Despite Covid-19: a (virtual) visit to Tullio Lombardo’s “Adam“ in New York City

Sreenshot of one of the MET's videos.

The Metropolitan Museum of Art had realized an innovative restoration after the work of art had fallen down and shattered into pieces nearly 20 years ago

The sculpture, created around 1490 and depicting the first man created in God’s image as the Bible says, had fallen from its base in 2002. A Museum guard found it shattered into 28 large and countless small pieces after closing time on the 20th of October that year. The plywood base had buckled under the marble weight of half a ton.

The restoration took 12 years and included a detailed analysis of the sculpture’s structure with most modern methods. On the occasion of the completion and an exhibition documenting the restoration steps in July 2015, we had described the project.

The artist, Tullio Lombardo (ca. 1455-1532), originated from a famous family of Renaissance sculptors and architects in Northern Italy. He created his Adam for the tomb of Andrea Vendramin, Doge of Venice. It was a milestone nude figure long after Classical Antiquity but in the same style and held in awe by no lesser than Michelangelo and Canova, who followed later.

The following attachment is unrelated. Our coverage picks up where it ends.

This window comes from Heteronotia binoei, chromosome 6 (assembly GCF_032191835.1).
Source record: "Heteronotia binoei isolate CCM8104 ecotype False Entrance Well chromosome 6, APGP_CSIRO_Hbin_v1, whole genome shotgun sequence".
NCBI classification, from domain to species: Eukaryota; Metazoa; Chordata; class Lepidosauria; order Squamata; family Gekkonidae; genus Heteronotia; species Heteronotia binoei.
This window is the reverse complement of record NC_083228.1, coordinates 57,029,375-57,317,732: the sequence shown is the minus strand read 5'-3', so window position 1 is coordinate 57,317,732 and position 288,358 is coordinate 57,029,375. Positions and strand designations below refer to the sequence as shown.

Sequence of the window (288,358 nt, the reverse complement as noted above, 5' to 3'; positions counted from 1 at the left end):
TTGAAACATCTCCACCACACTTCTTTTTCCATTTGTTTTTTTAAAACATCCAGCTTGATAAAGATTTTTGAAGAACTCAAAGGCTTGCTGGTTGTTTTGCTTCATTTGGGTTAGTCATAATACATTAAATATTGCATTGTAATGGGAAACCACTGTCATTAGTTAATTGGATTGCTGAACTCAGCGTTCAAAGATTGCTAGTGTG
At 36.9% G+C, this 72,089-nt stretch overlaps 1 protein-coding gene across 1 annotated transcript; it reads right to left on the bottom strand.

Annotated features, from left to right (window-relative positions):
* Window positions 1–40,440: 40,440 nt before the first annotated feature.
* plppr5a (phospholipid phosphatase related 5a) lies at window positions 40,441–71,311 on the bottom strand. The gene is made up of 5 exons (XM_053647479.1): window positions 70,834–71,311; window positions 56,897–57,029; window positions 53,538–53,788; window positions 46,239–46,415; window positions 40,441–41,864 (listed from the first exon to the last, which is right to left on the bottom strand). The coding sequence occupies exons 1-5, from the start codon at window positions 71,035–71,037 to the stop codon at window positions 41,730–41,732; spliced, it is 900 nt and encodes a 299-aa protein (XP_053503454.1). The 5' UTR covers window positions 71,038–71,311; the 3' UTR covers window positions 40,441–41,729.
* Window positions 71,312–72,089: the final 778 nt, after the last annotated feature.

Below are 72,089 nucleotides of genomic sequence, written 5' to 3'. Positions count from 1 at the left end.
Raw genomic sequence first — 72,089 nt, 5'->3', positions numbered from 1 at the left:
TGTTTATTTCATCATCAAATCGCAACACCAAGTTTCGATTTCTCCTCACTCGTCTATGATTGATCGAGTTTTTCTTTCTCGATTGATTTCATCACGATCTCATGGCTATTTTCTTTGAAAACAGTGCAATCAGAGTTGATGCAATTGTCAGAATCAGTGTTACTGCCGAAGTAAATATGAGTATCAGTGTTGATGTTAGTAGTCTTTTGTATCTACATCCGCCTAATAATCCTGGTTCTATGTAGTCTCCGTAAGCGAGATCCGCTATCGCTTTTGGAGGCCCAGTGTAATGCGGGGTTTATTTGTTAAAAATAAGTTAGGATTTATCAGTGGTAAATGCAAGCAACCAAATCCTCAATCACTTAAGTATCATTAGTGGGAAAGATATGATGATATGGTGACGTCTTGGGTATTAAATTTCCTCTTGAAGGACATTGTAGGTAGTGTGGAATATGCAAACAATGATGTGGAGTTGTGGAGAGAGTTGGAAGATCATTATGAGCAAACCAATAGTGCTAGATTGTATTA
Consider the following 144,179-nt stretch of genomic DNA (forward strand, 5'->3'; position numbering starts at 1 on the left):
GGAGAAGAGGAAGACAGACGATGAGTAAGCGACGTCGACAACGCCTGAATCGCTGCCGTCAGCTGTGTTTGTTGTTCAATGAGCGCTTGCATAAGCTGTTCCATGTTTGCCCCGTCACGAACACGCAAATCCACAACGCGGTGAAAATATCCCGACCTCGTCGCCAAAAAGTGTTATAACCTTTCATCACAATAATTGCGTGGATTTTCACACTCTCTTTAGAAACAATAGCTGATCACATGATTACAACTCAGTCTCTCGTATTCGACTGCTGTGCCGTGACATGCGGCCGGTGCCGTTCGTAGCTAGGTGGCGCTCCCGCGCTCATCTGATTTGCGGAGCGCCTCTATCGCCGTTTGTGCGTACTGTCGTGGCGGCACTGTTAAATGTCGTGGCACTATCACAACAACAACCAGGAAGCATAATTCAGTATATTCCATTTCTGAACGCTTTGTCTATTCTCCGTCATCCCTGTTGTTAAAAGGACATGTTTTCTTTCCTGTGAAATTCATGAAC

Art history reveals that Adam, though created after the image of God and carved as a copy of the Classical Antique show-of-strength, what with the apple of the Garden of Eden in hand was nevertheless depicted in an insecure pose holding tight to a twig. Leaning on the tree of knowledge, he appears not only physically but also symbolically somewhat unstable: knowledge, after all, always goes hand in hand with doubt.

For the time being, entry to the museum is by timed ticket or reservation only, and capacity is limited.



The Restoration

Our Report

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